Some, however, attempt to be more accurate with emotional expression over IM. Real time reactions such as (chortle) (snort) (guffaw) or (eye-roll) are becoming more popular. Also there are certain standards that are being introduced into mainstream conversations including, '#' indicates the use of sarcasm in a statement and '*' which indicates a spelling mistake and/or grammatical error in the prior message, followed by a correction.
Instant messaging has proven to be similar to personal computers, email, and the World Wide Web, in that its adoption for use as a business communications medium was driven primarily by individual employees using consumer software at work, rather than by formal mandate or provisioning by corporate information technology departments. Tens of millions of the consumer IM accounts in use are being used for business purposes by employees of companies and other organizations.
In response to the demand for business-grade IM and the need to ensure security and legal compliance, a new type of instant messaging, called "Enterprise Instant Messaging" ("EIM") was created when Lotus Software launched IBM Lotus Sametime in 1998. Microsoft followed suit shortly thereafter with Microsoft Exchange Instant Messaging, later created a new platform called Microsoft Office Live Communications Server, and released Office Communications Server 2007 in October 2007. Oracle Corporation also jumped into the market with its Oracle Beehive unified collaboration software. Both IBM Lotus and Microsoft have introduced federation between their EIM systems and some of the public IM networks so that employees may use one interface to both their internal EIM system and their contacts on AOL, MSN, and Yahoo. As of 2010, leading EIM platforms include IBM Lotus Sametime, Microsoft Office Communications Server, Jabber XCP and Cisco Unified Presence.[third-party source needed] Industry-focused EIM platforms such as Reuters Messaging and Bloomberg Messaging also provide IM abilities to financial services companies.[third-party source needed]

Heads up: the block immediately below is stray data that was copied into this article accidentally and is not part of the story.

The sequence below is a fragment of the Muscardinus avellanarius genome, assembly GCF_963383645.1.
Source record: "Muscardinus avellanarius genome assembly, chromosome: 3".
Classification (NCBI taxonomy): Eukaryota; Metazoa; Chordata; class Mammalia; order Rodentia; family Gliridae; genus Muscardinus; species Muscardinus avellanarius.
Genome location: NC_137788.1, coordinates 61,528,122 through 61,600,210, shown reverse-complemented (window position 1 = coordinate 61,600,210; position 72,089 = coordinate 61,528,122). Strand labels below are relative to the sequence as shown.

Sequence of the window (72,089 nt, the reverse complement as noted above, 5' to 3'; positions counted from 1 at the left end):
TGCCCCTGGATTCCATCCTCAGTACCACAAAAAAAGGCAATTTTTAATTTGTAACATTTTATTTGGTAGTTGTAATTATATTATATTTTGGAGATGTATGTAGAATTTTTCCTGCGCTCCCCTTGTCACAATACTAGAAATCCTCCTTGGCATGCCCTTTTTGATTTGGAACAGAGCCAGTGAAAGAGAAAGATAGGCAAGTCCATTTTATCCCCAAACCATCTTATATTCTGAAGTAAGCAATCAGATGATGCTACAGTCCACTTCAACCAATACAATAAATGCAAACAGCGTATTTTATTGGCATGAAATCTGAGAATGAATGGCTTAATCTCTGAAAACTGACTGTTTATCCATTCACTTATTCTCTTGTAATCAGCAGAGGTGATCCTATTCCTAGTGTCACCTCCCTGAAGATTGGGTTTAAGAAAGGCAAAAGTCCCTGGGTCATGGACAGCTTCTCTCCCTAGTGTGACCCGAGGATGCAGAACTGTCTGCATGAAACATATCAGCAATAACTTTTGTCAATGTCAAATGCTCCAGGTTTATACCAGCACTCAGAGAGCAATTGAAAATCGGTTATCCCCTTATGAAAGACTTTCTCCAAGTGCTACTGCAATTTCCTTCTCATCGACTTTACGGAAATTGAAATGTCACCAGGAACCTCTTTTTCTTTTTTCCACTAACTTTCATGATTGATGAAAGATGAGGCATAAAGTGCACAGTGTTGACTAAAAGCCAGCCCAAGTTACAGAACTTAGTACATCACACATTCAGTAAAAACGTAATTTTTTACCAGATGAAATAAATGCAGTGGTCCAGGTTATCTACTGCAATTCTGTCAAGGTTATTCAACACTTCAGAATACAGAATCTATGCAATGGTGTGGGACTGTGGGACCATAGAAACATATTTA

The adoption of IM across corporate networks outside of the control of IT organizations creates risks and liabilities for companies who do not effectively manage and support IM use. Companies implement specialized IM archiving and security products and services to mitigate these risks and provide safe, secure, productive instant messaging abilities to their employees. IM is increasingly becoming a feature of enterprise software rather than a stand-alone application.
IM products can usually be categorised into two types: Enterprise Instant Messaging (EIM) and Consumer Instant Messaging (CIM). Enterprise solutions use an internal IM server, however this is not always feasible, particularly for smaller businesses with limited budgets. The second option, using a CIM provides the advantage of being inexpensive to implement and has little need for investing in new hardware or server software.
For corporate use, encryption and conversation archiving are usually regarded as important features due to security concerns. There are also a bunch of open source encrypting messengers. Sometimes the use of different operating systems in organizations requires use of software that supports more than one platform. For example, many software companies use Windows in administration departments but have software developers who use Linux.